This year is Christmas is bittersweet. The collective heartbeat pounds loudly but there is an over-lying sense of heartache. We are watching some relatives struggle with their health and facing a future that is nearing an end. My children are older now and understand more with a heavy sadness in their hearts. They know Christmas next year will be different with more souls watching from above. But for this year they want to be grateful for the gifts these family members have given them throughout their lives. They want to live in the moment and make sure when that moment passes it becomes permanently inked on their hearts. For them, the ghosts of the past are memories waiting to be created by the stories we share. The ghosts of tomorrow are already a part of who they are and for this they are forever grateful.
The collective heartbeat at Christmas time brings hope, clarity, wonderment and most importantly love. Despite the sadness that lingers in the air, I still crave to be part of this heartbeat and so do my children. Christmas is more than the delicious food, beautiful decorations and wonderful gifts. It is a feeling that lives within our hearts and memories and no one can take that away.
Happy Holidays and may love and happiness surround you and your families!

Wednesday 17 December 2014

My Own Worst Enemy

Looking at the words on my computer screen, I can feel defeat set in. Hot tears begin to pool in my eyes and the muscles in my spine slowly collapse. An eternal conflict between head and heart ensues and my breathing becomes short and quick. I hear that voice screaming in my head, "don't waste your time!" Yet my heart keeps tugging at me gently urging me to never give up.

Any writer will tell you this is a normal experience that is felt often, if not daily. Not only by the wanna-bes but the famous as well. Writing wasn’t something that I just decided to one day take up; it has been a part of my being since I was a young girl. Was it the romanticism of what I believed a writer was that drew me in or was it the overwhelming desire to create stories where readers could get lost?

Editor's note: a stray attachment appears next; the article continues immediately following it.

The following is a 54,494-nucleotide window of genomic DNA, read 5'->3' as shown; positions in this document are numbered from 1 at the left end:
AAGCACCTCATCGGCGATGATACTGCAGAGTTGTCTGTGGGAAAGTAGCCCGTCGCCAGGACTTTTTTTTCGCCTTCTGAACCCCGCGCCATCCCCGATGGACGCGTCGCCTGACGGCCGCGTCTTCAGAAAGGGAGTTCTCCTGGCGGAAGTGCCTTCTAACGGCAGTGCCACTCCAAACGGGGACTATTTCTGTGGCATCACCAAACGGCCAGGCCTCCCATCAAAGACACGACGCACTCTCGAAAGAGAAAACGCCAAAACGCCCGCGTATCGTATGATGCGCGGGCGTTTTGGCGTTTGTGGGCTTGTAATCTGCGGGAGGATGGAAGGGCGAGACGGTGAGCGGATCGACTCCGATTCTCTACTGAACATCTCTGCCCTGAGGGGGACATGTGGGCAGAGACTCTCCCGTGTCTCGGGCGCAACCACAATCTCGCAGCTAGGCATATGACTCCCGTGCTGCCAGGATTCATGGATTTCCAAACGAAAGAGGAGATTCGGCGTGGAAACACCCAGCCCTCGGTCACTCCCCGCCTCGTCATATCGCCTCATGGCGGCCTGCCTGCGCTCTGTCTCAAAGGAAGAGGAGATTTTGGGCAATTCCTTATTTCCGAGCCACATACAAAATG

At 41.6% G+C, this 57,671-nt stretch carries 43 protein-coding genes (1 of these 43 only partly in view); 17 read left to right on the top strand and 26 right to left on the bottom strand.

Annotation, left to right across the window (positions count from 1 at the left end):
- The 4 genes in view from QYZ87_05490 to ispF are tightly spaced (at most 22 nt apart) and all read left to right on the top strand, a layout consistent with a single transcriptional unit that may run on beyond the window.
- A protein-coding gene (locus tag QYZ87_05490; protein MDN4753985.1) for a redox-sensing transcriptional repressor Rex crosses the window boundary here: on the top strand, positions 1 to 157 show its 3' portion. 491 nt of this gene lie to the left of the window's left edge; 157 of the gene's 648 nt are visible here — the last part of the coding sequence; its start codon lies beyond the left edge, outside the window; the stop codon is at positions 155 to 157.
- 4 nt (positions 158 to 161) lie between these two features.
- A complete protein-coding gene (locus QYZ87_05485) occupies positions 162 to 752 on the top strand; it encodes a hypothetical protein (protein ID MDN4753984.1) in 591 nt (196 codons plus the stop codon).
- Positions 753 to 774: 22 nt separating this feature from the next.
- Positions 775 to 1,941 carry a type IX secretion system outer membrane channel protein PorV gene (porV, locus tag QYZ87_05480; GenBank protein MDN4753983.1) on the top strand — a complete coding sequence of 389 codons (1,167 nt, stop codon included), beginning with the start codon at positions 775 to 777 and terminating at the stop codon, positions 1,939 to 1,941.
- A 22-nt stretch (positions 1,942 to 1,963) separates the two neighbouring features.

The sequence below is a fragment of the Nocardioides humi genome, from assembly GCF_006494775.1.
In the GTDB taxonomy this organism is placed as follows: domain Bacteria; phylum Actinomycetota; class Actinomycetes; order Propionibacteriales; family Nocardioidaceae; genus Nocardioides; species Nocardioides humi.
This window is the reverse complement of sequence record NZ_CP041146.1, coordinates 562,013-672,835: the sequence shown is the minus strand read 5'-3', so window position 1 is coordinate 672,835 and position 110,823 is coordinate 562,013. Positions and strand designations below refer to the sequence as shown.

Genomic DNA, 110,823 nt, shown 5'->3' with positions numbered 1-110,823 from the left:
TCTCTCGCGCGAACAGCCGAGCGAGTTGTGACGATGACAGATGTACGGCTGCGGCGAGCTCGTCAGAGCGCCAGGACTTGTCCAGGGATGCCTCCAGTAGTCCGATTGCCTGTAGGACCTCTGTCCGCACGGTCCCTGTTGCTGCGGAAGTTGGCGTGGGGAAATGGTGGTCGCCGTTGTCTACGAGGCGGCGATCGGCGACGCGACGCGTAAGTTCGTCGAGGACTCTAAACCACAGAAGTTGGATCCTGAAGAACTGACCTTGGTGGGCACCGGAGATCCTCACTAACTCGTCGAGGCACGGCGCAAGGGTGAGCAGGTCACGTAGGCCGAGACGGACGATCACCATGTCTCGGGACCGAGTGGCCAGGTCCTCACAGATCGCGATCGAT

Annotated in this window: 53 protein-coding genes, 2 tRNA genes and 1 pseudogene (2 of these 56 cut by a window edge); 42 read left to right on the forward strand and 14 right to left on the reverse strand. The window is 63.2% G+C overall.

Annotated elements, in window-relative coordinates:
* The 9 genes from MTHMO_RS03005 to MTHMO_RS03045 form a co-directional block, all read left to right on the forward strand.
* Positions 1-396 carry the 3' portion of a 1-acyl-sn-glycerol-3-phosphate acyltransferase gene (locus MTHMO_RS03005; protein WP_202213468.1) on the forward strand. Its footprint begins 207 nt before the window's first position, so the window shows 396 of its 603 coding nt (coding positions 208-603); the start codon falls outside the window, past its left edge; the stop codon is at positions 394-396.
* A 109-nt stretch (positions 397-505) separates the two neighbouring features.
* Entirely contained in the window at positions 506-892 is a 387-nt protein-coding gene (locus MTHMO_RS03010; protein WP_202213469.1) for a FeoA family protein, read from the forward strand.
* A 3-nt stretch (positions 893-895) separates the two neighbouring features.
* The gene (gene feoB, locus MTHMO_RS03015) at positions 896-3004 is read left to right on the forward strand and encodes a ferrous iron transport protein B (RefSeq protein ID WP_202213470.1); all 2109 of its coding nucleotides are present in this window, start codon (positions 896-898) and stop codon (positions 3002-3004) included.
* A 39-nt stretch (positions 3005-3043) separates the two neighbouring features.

There are days where I feel I am being pulled in a thousand directions; building upon one idea, coming up with another, moving to something completely different. So much to write about, so much to share and not enough time to get it all down. Hemingway’s words run through my mind daily, "There is nothing to writing. All you do is sit down at a typewriter and bleed." And bleed I do. Profusely. Yet I feel as though I have accomplished nothing. I don't have an agent. I'm not published. I write because it makes me happy.

Another quote I love about writing is from Anaïs Nin. "We write to taste life twice, in the moment and in retrospect". Her words excite me. It's a personal journey for me that allows all my senses ignite not once but twice. Yet I often still feel overwhelming self-doubt and want to throw in the towel every other day. Doubt is the enemy and holds fear in its hands. It can stop me mid-sentence and render my mind immobile. I sabotage myself and go to war with my psyche, inevitably believing that I will fail.

But the days in between that ugly cover of doubt are filled with big dreams and a general giddiness that accompanies a feeling of "I think I can, I think I can, I know I can and I will". When I sit in front of that blank sheet of paper, the possibilities are endless and creation is all mine. "A blank piece of paper is God's way of telling us how hard it is to be God". Sidney Sheldon's words ring true. It's not easy being a writer and I truly believe that self-doubt, tears, anger and frustration help elevate us to heights unknown if we don't allow them to infiltrate every moment of our days. Let it percolate for a bit and then toss it aside.

All easier said than done, of course. I end up creating this story around me about why I am not good writer. I don’t have a Master’s Degree in English; I haven’t read all the books from literary geniuses; I am not as good as Mr. or Ms. “X” whose book is on shelf now; Rejection, rejection, rejection; It is so hard to come up with something new, everything has been done. These thoughts lead to my self-doubt and to behaviour that is often associated with someone who has given up. This WAS the story I lived and breathed on my days of doubt but it is not the story I WILL be part of. A good friend and fellow writer, who just happens to have two books published gave me some great advice. “Never compare yourself to other writers, only compare yourself today to the writer you were yesterday.” So my new story is I am better than I was yesterday and my words will be a dialogue with my readers one day.

I am sure that my days of self-doubt will continue to surface like an unwanted rash but I am also positive that my days of believing in myself will last for longer than an instant.

TALK TO ME! How do you push through your self-doubt and inner criticism? What tool do you use that helps conquer the doubt?